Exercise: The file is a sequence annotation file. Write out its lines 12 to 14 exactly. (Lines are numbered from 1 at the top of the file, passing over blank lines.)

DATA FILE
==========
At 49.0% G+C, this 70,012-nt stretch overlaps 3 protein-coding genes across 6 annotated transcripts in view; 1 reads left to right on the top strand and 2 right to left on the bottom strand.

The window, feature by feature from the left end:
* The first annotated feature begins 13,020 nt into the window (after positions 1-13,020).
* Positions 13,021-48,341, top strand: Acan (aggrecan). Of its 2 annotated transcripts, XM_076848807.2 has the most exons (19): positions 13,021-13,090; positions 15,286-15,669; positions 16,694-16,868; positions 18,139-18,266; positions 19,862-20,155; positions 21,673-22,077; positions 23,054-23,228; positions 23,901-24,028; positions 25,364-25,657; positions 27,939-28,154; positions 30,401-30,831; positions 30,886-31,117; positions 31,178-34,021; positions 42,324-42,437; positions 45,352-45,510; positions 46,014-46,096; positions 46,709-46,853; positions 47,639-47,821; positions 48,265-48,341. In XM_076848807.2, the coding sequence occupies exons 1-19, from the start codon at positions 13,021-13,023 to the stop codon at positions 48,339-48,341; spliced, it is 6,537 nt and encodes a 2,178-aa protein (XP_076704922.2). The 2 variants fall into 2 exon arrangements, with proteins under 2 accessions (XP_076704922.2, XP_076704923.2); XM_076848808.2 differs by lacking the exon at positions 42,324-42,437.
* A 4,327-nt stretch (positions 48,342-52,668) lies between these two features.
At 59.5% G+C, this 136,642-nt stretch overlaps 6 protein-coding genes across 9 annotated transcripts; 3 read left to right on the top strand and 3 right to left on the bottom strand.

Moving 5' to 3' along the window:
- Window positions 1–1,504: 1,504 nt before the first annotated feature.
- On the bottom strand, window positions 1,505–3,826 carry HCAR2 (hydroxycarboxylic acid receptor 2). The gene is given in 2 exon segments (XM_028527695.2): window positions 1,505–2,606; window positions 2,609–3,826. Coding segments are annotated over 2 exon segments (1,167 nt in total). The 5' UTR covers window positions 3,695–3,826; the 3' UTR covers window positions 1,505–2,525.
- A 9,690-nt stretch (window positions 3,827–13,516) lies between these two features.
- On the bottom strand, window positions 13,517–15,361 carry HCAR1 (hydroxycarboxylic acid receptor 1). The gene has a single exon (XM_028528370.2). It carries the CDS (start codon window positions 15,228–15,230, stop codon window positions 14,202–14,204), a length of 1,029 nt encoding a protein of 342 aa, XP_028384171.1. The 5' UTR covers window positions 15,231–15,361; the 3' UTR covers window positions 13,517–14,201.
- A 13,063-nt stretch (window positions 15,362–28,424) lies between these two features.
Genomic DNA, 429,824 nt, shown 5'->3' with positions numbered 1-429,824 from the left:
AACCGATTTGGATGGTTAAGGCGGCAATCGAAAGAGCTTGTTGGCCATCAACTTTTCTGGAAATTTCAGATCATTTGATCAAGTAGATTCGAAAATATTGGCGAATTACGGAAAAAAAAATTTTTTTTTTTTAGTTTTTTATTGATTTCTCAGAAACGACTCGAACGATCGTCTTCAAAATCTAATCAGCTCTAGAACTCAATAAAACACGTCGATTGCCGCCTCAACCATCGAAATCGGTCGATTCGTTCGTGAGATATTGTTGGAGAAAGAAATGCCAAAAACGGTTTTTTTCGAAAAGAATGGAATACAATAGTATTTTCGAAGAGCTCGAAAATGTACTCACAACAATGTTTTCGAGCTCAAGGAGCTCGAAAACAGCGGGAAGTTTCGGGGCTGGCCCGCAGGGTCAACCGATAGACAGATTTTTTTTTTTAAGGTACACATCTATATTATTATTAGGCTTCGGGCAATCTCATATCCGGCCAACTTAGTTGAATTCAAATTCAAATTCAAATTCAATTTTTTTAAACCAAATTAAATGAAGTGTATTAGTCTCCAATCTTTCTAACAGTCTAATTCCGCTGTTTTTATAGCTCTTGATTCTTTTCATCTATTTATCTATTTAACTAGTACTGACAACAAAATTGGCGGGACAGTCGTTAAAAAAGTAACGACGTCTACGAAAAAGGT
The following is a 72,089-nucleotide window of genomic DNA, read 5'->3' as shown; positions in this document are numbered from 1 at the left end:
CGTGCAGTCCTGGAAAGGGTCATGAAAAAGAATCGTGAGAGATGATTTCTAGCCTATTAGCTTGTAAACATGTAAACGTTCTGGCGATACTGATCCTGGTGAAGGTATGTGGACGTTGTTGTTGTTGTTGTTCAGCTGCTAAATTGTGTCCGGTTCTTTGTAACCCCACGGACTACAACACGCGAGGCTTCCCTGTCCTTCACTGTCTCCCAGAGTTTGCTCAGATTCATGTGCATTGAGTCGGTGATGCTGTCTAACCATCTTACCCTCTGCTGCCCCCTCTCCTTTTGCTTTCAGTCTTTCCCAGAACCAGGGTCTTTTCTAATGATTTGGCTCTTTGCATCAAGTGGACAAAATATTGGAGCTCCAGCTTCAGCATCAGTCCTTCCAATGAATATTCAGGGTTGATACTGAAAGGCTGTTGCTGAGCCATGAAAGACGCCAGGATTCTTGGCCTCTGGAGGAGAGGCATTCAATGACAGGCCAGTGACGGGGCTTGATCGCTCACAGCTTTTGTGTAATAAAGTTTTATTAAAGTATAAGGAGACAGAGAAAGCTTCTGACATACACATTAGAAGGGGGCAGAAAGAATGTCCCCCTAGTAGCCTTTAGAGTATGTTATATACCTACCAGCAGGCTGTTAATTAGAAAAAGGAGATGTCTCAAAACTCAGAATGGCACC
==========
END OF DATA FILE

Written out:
- A 13,063-nt stretch (window positions 15,362–28,424) lies between these two features.
Genomic DNA, 429,824 nt, shown 5'->3' with positions numbered 1-429,824 from the left:
AACCGATTTGGATGGTTAAGGCGGCAATCGAAAGAGCTTGTTGGCCATCAACTTTTCTGGAAATTTCAGATCATTTGATCAAGTAGATTCGAAAATATTGGCGAATTACGGAAAAAAAAATTTTTTTTTTTTAGTTTTTTATTGATTTCTCAGAAACGACTCGAACGATCGTCTTCAAAATCTAATCAGCTCTAGAACTCAATAAAACACGTCGATTGCCGCCTCAACCATCGAAATCGGTCGATTCGTTCGTGAGATATTGTTGGAGAAAGAAATGCCAAAAACGGTTTTTTTCGAAAAGAATGGAATACAATAGTATTTTCGAAGAGCTCGAAAATGTACTCACAACAATGTTTTCGAGCTCAAGGAGCTCGAAAACAGCGGGAAGTTTCGGGGCTGGCCCGCAGGGTCAACCGATAGACAGATTTTTTTTTTTAAGGTACACATCTATATTATTATTAGGCTTCGGGCAATCTCATATCCGGCCAACTTAGTTGAATTCAAATTCAAATTCAAATTCAATTTTTTTAAACCAAATTAAATGAAGTGTATTAGTCTCCAATCTTTCTAACAGTCTAATTCCGCTGTTTTTATAGCTCTTGATTCTTTTCATCTATTTATCTATTTAACTAGTACTGACAACAAAATTGGCGGGACAGTCGTTAAAAAAGTAACGACGTCTACGAAAAAGGT